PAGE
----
- Lack Of Words- More context is needed in the writing of summaries for the series, stages, collectible cards, damage UI, enemies health bar health, and concise tutorial stages.
- Limited stuff to place – Only three skills slots, no equipment slot, and one summon spell of choice. Making the actions needed in combat rather limited.
- Multiplayer selection flow – Felt the process is a bit longwinded and could benefit from a more streamlined approach.
- Main menu bug – On PS5, in some cases, the game may experience prolonged connection screens and occasional rare freezes without crashing may occur.
- Level Design – Looks generic and flat, needs more scenes/cutscenes on the side to be transitioned to noticeable landmarks of the series, including with NPC’s on the side. To make the levels more wholesome and dynamic.
Verdict – A Symphony Of Celebration With Shallow Depth
Any Final Fantasy fans and rhythm-based game enthusiasts will definitely find much joy to be playing Theatrhythm, even more so if you are good or an expert in music rhythm games. But those who fall somewhere in between like myself will definitely want to hold off on a purchase in consoles as this is a game solely made to celebrate the music made in Final Fantasy. Personally, I believe this is best played with your fingers tapping or a stylus on the screen device such as mobile or Nintendo Switch (if it has a touch screen option available) as playing it on consoles by in-game design can feel detached over time.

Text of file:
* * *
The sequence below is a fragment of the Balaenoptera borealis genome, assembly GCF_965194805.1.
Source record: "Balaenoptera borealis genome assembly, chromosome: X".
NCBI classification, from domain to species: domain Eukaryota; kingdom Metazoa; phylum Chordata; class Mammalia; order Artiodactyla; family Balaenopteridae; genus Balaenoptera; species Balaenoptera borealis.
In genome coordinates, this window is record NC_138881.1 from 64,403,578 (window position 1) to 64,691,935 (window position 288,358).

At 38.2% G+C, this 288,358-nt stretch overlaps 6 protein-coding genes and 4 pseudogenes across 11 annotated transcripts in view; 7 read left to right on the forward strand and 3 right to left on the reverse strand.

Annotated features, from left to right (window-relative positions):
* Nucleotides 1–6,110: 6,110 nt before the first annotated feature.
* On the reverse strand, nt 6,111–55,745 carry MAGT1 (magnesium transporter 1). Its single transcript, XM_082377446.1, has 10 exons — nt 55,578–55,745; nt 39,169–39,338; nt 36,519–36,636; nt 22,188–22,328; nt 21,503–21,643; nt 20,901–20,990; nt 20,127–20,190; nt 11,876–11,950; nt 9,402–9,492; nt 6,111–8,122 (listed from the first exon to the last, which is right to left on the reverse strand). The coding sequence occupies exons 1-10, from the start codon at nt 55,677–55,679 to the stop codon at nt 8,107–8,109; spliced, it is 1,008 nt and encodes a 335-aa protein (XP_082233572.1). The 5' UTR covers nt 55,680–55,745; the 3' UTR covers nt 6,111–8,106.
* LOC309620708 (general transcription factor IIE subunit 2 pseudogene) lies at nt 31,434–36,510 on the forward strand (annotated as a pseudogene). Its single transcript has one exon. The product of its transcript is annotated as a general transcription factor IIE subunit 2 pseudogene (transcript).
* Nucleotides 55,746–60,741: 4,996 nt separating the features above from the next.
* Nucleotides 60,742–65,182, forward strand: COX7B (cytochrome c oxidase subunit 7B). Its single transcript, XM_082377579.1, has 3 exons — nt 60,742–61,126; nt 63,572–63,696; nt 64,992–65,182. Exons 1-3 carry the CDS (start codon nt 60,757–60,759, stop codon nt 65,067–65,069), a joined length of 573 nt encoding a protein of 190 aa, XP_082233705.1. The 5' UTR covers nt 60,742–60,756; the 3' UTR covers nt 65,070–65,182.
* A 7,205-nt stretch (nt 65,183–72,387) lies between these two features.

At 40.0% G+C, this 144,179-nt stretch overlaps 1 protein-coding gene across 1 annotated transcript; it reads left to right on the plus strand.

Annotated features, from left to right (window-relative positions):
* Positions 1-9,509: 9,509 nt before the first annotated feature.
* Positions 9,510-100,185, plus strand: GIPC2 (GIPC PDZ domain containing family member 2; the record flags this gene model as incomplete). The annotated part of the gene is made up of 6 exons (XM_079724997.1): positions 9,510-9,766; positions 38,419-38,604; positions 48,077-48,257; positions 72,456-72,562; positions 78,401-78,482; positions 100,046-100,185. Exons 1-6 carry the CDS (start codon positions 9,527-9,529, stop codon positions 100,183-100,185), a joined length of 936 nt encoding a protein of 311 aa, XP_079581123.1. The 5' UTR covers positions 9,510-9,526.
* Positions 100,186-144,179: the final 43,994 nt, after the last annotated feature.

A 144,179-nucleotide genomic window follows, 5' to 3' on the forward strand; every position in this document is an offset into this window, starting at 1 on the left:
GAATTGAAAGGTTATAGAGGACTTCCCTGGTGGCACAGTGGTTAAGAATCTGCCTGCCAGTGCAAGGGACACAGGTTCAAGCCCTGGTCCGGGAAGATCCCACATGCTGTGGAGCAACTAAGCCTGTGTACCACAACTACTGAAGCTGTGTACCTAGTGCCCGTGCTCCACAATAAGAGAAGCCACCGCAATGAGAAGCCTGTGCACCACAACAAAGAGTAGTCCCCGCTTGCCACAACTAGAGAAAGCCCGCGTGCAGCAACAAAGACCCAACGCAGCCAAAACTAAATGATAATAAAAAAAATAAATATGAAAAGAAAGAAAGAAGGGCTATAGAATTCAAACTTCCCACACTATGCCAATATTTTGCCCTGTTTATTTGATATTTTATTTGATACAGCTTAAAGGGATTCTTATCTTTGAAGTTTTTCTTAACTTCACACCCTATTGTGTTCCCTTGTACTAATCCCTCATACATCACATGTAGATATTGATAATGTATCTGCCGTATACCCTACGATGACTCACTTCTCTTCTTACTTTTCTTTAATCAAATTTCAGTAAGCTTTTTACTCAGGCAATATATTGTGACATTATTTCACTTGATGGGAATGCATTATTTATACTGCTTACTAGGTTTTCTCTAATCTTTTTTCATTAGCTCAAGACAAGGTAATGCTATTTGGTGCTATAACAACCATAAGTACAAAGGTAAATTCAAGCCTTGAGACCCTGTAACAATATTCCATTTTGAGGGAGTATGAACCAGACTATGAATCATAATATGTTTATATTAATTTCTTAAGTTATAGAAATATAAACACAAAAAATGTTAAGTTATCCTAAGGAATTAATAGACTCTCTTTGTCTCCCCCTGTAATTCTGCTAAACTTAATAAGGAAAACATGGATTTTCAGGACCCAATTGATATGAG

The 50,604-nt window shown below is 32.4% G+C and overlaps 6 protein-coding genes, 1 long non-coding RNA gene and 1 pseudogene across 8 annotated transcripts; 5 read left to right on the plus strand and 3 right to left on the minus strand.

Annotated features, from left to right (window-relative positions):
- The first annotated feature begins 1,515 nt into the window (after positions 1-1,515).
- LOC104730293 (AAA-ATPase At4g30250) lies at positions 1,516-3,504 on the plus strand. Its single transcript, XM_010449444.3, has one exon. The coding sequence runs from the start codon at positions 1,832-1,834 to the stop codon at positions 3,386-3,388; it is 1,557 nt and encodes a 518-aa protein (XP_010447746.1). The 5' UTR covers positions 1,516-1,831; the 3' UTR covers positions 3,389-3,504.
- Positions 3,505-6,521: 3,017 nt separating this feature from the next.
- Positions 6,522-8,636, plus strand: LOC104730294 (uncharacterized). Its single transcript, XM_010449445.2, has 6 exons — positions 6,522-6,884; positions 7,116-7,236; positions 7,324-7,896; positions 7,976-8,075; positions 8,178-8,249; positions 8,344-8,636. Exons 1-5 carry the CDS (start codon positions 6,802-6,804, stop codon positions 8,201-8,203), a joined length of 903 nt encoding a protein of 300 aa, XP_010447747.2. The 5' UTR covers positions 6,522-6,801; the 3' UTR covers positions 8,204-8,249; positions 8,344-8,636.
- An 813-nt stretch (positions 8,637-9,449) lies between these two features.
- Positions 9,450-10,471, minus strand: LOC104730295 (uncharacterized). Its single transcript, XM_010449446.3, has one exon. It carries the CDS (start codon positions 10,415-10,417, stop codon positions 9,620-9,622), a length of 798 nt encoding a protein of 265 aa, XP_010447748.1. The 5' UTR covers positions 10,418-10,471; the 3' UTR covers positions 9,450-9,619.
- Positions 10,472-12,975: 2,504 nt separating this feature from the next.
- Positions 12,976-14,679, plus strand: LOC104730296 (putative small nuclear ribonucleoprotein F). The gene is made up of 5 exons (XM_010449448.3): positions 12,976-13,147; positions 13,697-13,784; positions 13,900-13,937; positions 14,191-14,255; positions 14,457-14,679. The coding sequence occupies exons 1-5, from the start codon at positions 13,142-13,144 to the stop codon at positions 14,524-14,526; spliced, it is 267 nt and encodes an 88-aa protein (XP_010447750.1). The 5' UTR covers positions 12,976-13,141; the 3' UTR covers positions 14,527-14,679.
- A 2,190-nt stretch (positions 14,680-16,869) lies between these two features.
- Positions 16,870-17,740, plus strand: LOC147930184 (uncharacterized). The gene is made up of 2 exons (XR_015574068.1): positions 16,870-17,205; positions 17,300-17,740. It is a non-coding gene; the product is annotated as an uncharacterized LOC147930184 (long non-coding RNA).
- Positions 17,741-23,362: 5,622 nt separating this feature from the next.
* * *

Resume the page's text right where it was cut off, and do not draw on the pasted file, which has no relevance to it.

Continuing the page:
In terms of music gameplay, Theatrhythm has delivered what it intended by design, with an impressive range of music selections and charming doll-like character designs that are sure to please the fans. To me on the other hand, many other elements seemingly portrayed on screen fall short or are rather mediocre in providing visuals, more cohesive experiences, and fully realized RPG elements that define the franchise in the first place.